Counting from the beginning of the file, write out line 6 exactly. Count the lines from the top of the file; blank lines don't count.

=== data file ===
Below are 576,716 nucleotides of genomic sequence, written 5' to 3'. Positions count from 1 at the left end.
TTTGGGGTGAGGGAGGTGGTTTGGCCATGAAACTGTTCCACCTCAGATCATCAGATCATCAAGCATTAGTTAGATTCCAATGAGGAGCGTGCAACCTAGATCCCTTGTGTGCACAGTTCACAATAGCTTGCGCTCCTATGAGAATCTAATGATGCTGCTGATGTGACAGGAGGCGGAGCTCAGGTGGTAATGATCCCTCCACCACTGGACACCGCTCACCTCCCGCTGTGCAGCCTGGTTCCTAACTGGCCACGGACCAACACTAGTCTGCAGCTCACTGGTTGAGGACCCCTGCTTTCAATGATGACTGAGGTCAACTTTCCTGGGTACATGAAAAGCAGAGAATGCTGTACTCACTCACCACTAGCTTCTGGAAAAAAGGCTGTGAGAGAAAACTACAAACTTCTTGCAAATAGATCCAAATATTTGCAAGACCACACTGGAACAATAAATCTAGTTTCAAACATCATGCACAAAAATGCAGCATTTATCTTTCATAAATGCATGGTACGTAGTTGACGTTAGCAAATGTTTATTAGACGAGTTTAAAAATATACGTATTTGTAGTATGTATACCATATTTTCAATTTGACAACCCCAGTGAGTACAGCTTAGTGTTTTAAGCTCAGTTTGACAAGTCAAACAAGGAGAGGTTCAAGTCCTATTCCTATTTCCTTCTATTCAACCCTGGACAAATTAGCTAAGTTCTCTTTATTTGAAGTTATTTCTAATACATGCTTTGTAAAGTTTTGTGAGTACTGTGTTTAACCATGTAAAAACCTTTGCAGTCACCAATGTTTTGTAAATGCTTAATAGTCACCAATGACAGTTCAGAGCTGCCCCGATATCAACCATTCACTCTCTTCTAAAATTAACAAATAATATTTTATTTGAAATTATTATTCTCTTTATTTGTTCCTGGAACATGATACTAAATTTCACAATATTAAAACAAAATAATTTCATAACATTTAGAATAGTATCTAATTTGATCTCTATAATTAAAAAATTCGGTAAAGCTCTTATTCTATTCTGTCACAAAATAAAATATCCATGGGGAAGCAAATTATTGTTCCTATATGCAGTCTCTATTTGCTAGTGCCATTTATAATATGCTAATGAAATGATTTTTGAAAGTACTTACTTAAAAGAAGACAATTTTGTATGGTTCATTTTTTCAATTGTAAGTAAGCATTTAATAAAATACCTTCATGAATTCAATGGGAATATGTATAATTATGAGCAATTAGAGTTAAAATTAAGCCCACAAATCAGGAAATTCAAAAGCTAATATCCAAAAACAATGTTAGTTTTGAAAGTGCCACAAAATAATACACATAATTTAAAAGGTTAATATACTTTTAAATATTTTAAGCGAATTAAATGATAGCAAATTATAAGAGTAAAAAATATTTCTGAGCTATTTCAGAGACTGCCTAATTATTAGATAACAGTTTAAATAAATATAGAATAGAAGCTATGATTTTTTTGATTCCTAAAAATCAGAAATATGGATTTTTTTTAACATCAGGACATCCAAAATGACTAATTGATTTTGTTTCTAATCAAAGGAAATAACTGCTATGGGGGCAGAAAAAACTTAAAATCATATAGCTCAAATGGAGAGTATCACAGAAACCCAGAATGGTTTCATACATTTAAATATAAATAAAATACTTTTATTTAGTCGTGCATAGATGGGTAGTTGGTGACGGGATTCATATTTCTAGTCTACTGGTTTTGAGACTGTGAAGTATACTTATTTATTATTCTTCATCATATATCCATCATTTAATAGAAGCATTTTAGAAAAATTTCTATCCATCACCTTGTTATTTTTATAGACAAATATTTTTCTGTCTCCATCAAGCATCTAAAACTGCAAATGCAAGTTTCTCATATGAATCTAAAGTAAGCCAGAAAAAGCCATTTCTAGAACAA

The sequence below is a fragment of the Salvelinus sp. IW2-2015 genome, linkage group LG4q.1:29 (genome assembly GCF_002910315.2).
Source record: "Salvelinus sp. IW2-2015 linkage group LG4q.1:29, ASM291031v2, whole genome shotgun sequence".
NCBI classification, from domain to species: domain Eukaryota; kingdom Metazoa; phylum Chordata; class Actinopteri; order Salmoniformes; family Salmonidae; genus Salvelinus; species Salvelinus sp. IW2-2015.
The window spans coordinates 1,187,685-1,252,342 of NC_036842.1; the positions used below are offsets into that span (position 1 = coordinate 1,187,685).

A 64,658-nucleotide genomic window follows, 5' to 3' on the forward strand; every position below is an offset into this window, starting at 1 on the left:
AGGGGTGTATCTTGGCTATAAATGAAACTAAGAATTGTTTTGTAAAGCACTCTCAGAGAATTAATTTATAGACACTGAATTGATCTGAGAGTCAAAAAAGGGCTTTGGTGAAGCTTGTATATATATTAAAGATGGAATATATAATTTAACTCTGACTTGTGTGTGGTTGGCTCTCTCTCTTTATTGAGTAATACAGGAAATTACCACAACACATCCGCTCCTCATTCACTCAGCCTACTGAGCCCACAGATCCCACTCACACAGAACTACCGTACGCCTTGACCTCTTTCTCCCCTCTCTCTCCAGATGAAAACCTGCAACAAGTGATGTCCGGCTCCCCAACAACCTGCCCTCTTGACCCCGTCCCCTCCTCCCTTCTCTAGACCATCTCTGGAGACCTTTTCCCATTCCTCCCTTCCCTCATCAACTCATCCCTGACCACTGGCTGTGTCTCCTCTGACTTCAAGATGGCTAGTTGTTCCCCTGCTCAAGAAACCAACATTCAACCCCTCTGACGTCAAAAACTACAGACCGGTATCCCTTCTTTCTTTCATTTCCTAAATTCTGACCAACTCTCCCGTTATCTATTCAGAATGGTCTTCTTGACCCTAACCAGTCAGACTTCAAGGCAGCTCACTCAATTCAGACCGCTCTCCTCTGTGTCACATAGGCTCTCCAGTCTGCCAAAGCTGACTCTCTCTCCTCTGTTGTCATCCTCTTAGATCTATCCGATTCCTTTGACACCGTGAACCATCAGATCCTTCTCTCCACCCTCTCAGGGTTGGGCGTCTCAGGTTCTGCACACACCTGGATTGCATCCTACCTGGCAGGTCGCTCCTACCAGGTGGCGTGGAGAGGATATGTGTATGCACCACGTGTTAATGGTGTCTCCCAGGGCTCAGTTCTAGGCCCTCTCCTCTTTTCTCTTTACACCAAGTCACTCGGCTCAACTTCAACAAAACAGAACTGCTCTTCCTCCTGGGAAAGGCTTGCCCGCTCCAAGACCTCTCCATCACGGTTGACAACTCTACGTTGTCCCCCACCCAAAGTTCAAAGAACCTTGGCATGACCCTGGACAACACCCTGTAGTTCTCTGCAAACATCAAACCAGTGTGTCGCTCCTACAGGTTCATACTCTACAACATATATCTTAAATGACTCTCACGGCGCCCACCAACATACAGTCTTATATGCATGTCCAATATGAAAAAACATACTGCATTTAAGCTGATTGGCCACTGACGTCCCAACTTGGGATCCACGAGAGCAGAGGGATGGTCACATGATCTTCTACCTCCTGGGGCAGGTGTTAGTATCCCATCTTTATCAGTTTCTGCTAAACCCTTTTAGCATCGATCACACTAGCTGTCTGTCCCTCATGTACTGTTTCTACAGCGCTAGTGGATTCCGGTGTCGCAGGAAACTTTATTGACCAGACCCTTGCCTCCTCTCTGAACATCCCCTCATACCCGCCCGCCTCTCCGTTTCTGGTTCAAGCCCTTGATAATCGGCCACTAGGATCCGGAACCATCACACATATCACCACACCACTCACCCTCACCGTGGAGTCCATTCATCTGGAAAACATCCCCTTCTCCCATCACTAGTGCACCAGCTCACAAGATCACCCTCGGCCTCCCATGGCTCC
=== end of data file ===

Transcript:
The window spans coordinates 1,187,685-1,252,342 of NC_036842.1; the positions used below are offsets into that span (position 1 = coordinate 1,187,685).